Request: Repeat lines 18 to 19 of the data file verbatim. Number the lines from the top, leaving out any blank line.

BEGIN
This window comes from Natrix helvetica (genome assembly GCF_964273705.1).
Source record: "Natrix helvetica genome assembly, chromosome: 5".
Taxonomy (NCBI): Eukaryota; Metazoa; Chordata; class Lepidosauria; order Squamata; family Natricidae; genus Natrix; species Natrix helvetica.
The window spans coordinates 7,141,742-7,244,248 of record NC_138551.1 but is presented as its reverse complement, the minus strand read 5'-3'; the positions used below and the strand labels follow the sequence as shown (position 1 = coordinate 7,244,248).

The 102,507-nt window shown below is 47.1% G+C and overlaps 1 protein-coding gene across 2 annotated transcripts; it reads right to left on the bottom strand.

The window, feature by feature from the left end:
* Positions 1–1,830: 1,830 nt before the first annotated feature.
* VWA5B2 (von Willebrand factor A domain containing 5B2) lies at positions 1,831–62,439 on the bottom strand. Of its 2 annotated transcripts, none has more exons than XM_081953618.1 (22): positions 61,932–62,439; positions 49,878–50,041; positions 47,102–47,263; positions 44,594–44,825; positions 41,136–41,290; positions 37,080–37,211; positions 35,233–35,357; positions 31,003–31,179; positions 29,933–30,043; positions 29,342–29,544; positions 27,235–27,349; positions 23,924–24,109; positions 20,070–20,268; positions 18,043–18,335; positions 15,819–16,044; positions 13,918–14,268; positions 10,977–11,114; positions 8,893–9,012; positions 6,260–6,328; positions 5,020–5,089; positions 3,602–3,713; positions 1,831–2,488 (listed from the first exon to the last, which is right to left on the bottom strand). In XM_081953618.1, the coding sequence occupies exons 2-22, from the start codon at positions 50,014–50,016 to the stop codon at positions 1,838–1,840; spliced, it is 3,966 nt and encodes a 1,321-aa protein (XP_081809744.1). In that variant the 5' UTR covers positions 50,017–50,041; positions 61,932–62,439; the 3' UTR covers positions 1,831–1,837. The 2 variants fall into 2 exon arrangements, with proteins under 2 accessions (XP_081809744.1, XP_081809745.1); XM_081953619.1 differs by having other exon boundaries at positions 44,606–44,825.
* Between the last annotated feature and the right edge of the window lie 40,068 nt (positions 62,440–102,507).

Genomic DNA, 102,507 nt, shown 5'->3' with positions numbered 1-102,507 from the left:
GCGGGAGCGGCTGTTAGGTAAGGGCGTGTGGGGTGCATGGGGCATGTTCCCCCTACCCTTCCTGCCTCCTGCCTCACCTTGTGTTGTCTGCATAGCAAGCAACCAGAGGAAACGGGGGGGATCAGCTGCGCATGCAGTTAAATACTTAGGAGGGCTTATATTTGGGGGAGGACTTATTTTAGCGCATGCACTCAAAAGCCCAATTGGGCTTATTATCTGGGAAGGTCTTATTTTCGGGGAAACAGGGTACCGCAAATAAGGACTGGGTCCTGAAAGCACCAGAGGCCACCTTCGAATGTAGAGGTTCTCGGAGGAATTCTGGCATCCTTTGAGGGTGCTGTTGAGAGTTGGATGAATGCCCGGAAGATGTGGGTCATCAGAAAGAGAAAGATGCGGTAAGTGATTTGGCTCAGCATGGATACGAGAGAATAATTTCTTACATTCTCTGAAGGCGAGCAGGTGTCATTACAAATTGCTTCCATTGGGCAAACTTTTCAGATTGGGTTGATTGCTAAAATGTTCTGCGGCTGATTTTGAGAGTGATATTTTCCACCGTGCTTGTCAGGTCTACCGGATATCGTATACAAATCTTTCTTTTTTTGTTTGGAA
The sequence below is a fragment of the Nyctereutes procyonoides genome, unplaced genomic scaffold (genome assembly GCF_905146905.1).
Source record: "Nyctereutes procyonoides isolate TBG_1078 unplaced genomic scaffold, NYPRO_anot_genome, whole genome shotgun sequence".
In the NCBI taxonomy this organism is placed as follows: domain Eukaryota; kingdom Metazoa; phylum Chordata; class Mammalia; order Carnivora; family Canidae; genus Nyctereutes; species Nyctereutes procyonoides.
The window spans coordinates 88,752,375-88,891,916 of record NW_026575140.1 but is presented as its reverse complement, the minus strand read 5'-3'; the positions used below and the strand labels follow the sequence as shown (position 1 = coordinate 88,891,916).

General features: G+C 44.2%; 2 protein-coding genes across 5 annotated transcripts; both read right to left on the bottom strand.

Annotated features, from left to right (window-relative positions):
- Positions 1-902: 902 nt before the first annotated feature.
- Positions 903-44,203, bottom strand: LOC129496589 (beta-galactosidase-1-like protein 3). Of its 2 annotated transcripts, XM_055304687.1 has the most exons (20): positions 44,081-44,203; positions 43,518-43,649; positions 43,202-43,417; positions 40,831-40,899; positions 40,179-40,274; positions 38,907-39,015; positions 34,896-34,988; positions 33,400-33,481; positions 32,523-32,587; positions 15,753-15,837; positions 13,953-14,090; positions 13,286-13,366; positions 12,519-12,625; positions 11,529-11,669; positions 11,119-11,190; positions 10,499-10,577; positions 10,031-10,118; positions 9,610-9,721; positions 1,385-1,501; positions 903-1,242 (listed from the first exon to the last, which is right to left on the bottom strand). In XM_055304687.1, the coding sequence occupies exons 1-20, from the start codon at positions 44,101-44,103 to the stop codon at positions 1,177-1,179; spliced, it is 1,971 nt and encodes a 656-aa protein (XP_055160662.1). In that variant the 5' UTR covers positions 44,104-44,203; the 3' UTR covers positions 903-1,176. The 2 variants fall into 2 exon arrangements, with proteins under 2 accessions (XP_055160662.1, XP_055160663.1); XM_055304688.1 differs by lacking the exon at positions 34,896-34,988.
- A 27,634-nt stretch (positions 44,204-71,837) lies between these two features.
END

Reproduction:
- Positions 1-902: 902 nt before the first annotated feature.
- Positions 903-44,203, bottom strand: LOC129496589 (beta-galactosidase-1-like protein 3). Of its 2 annotated transcripts, XM_055304687.1 has the most exons (20): positions 44,081-44,203; positions 43,518-43,649; positions 43,202-43,417; positions 40,831-40,899; positions 40,179-40,274; positions 38,907-39,015; positions 34,896-34,988; positions 33,400-33,481; positions 32,523-32,587; positions 15,753-15,837; positions 13,953-14,090; positions 13,286-13,366; positions 12,519-12,625; positions 11,529-11,669; positions 11,119-11,190; positions 10,499-10,577; positions 10,031-10,118; positions 9,610-9,721; positions 1,385-1,501; positions 903-1,242 (listed from the first exon to the last, which is right to left on the bottom strand). In XM_055304687.1, the coding sequence occupies exons 1-20, from the start codon at positions 44,101-44,103 to the stop codon at positions 1,177-1,179; spliced, it is 1,971 nt and encodes a 656-aa protein (XP_055160662.1). In that variant the 5' UTR covers positions 44,104-44,203; the 3' UTR covers positions 903-1,176. The 2 variants fall into 2 exon arrangements, with proteins under 2 accessions (XP_055160662.1, XP_055160663.1); XM_055304688.1 differs by lacking the exon at positions 34,896-34,988.